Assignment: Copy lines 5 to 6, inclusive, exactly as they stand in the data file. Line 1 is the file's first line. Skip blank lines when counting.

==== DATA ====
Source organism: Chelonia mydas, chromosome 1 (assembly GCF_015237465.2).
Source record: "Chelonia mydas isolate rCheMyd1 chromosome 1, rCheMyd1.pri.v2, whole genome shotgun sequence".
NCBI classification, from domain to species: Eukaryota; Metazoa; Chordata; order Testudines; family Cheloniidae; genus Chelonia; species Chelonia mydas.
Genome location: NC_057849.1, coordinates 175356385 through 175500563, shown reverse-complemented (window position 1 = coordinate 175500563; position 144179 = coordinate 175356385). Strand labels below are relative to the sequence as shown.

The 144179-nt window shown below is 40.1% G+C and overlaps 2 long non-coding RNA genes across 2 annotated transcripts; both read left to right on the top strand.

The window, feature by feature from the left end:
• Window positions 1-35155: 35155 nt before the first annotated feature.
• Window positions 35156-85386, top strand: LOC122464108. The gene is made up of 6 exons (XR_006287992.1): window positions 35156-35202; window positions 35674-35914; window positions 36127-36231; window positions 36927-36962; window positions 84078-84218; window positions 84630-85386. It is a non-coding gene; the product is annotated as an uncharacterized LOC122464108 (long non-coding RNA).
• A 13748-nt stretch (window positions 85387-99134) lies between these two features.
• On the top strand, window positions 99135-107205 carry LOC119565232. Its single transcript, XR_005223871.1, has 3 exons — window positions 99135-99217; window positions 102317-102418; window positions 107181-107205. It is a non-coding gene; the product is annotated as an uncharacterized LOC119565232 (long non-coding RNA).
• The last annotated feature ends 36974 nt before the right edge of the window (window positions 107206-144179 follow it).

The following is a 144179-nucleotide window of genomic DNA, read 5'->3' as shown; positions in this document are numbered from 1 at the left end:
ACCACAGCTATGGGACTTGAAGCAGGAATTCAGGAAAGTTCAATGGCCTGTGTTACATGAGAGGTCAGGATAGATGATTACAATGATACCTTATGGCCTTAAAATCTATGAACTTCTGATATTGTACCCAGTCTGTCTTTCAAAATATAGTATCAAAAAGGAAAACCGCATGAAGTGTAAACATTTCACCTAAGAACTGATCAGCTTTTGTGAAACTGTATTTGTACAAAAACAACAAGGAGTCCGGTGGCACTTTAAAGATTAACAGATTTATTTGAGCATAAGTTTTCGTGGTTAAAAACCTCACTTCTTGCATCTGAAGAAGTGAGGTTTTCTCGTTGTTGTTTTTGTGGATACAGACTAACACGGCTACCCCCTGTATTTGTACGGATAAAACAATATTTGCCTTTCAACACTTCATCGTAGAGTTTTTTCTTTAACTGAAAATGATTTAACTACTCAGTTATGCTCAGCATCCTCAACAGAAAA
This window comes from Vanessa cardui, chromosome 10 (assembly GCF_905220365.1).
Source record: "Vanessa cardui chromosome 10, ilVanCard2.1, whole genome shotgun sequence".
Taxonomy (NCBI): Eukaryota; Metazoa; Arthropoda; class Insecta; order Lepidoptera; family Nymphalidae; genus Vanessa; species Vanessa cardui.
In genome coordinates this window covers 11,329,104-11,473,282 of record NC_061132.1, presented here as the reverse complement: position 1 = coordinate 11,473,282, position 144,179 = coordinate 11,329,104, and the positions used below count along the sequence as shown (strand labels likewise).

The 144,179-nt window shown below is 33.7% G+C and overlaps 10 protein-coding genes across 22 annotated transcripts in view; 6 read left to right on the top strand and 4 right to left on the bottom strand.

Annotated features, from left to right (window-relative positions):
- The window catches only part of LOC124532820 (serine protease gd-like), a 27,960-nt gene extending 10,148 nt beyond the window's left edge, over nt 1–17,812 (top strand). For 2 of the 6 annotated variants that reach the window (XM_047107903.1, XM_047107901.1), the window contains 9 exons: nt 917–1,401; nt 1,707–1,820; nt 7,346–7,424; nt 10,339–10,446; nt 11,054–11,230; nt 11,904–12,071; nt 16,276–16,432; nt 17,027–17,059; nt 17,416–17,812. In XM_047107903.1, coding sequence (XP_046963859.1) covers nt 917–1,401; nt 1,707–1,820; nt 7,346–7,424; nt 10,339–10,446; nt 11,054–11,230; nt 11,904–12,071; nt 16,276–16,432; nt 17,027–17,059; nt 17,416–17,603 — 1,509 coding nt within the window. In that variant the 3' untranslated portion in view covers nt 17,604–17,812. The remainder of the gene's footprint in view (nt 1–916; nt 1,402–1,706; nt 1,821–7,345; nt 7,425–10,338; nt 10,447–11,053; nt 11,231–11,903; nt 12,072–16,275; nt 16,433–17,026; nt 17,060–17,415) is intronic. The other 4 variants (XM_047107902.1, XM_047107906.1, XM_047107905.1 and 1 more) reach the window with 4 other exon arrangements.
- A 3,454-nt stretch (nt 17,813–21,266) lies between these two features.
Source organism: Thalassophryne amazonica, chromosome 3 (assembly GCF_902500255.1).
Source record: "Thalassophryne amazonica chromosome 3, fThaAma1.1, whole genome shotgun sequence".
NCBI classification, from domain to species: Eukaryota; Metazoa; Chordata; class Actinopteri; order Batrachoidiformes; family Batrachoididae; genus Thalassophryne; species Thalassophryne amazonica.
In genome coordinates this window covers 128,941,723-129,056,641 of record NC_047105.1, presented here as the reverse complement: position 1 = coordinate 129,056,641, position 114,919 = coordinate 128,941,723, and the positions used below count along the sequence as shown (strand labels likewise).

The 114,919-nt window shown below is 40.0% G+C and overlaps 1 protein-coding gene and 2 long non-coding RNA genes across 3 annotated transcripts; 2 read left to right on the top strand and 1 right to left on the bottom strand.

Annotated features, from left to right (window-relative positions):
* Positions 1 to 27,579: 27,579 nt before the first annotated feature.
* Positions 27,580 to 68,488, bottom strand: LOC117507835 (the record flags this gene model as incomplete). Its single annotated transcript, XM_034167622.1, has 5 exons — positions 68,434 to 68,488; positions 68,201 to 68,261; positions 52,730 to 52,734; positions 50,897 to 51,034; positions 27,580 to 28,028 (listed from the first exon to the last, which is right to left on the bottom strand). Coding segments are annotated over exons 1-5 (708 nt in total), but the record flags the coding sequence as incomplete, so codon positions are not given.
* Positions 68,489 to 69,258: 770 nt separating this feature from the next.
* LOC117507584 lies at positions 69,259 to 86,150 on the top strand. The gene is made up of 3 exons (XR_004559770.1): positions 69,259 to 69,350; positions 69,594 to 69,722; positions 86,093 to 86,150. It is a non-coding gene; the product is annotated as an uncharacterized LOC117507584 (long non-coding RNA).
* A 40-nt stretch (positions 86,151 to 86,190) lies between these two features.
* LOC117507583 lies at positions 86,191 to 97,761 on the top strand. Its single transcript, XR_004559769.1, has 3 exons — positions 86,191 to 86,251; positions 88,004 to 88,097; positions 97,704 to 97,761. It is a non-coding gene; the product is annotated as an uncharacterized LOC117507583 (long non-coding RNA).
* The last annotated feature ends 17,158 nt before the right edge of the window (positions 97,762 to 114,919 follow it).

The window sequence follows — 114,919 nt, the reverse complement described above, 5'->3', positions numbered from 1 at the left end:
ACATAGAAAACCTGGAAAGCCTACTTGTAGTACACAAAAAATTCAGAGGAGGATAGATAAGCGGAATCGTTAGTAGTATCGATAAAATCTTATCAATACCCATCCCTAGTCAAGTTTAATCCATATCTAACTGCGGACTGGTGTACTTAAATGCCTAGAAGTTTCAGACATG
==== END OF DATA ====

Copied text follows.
The 144179-nt window shown below is 40.1% G+C and overlaps 2 long non-coding RNA genes across 2 annotated transcripts; both read left to right on the top strand.

The window, feature by feature from the left end: